Most women get breast implants for non-clinical reasons so they're considered cosmetic and are not covered by health insurance. If you're considering any type of breast plastic surgery, it's important to know all the pros and cons related to the type that you want. The non-cosmetic clinical indications for the use of breast implants are for breast reconstruction, sex reassignment surgery, and for abnormalities, usually congenital, that affect the size and shape of the breasts.
Two Houston, Texas plastic surgeons developed the first silicone breast prostheses in 1961 with the Dow-Corning Corporation. But it was the predominantly silicone implants that were designed in the 1970s that were involved in the class-action lawsuits involving Dow-Corning and many other manufacturers in the early 1990s. Back in the 1970s, plastic surgeons weren't happy with the implants they were using. They wanted softer and more lifelike implants. So breast implants were redesigned with thinner gel and thinner shells. These new implants had a greater tendency to rupture and leak, or "bleed" silicone through the implant shell into the body cavity. And complications such as capsular contracture were very common.
There have been quite a few types of breast implants developed over the years other than the commonly used saline-filled and silicone gel-filled implants, including polypropylene string and soy oil. But these are not commonly used, if at all and leakage of soy oil into the body during a rupture would not be good for the patient.
Compared to silicone gel implants, the saline implants are more likely to cause problems such as rippling and wrinkling, and they can be noticeable to the eye or to the touch. The silicone gel implants have a silicone shell. And they are filled with a viscous type of silicone gel.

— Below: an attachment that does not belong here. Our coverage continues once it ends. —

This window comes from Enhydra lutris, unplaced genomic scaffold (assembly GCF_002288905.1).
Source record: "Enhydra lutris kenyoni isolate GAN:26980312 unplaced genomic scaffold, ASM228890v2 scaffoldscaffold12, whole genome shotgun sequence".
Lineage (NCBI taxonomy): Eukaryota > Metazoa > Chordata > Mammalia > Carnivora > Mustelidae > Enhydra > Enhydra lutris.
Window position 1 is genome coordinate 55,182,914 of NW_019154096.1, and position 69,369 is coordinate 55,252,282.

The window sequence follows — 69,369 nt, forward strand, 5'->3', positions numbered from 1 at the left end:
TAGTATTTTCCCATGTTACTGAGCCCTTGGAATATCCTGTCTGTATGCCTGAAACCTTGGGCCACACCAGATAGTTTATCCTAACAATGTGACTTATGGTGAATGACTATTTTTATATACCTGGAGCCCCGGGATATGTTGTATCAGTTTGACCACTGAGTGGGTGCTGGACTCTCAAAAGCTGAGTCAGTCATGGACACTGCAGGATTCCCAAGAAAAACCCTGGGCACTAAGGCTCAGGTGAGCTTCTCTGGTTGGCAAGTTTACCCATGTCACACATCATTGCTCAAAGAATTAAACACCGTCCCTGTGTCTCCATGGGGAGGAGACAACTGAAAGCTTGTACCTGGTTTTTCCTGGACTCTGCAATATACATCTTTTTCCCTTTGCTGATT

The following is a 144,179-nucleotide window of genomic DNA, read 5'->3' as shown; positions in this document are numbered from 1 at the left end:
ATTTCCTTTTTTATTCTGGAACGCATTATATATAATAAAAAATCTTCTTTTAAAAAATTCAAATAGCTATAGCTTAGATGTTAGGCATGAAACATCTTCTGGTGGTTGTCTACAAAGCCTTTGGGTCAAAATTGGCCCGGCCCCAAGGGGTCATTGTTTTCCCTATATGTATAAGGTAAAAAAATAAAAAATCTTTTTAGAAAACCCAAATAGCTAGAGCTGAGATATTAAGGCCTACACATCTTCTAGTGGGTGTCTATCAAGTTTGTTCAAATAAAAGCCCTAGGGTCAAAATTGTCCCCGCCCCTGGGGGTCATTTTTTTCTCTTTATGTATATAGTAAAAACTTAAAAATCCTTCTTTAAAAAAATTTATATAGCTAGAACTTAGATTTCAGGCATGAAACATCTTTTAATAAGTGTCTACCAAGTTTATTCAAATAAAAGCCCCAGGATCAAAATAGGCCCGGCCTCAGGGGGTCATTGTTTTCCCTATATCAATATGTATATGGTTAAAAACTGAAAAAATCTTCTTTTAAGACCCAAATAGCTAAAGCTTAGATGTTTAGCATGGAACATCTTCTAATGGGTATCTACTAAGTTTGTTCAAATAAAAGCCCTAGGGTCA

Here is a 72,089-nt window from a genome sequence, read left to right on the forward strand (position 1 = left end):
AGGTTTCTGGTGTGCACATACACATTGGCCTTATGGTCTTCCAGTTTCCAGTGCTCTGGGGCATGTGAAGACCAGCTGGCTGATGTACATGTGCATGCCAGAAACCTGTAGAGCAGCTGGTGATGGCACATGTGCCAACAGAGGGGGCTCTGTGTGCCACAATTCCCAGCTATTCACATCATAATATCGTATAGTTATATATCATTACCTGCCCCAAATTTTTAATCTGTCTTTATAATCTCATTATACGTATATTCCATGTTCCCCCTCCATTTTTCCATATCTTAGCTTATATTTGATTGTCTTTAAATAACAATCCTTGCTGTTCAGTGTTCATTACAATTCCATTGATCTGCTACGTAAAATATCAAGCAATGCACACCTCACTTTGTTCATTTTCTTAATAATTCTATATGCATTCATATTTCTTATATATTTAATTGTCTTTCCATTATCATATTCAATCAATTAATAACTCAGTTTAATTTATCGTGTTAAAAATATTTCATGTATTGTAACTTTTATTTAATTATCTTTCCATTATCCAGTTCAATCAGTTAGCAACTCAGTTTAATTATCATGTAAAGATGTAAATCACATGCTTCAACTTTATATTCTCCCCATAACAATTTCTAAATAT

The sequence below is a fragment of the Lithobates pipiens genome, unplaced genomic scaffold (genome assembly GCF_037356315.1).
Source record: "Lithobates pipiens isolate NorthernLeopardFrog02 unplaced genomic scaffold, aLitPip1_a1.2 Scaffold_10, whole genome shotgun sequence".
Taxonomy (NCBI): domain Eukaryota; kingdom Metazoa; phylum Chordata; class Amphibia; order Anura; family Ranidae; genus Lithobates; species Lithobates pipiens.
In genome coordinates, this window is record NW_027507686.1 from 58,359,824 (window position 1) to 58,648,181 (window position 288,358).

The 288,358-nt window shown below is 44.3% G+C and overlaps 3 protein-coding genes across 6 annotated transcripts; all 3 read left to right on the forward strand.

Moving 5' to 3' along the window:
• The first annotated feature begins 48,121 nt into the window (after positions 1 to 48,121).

Saline-filled breast implants were first manufactured in France back in 1964 and were introduced by Arion. They were to be surgically placed using much smaller incisions than they were using at the time. In the mid 1980s, advances in manufacturing principles brought about elastomer-coated shells with the goal of decreasing gel bleed. They are filled with a thicker, more cohesive gel. These implants are sold under some restricted conditions in the United States and Canada, but are widely used in other countries.
Researchers must study and compare a large group of women with and women without breast implants who are of similar age, health, and social status. They must be followed for a long time, usually 10 to 20 years, before a relationship between women with breast implants and any diseases can be made. The age of the implants and design are important factors in rupture, but estimating the rupture rates of modern devices has been difficult for a variety of reasons, mostly because implant designs have changed over the years.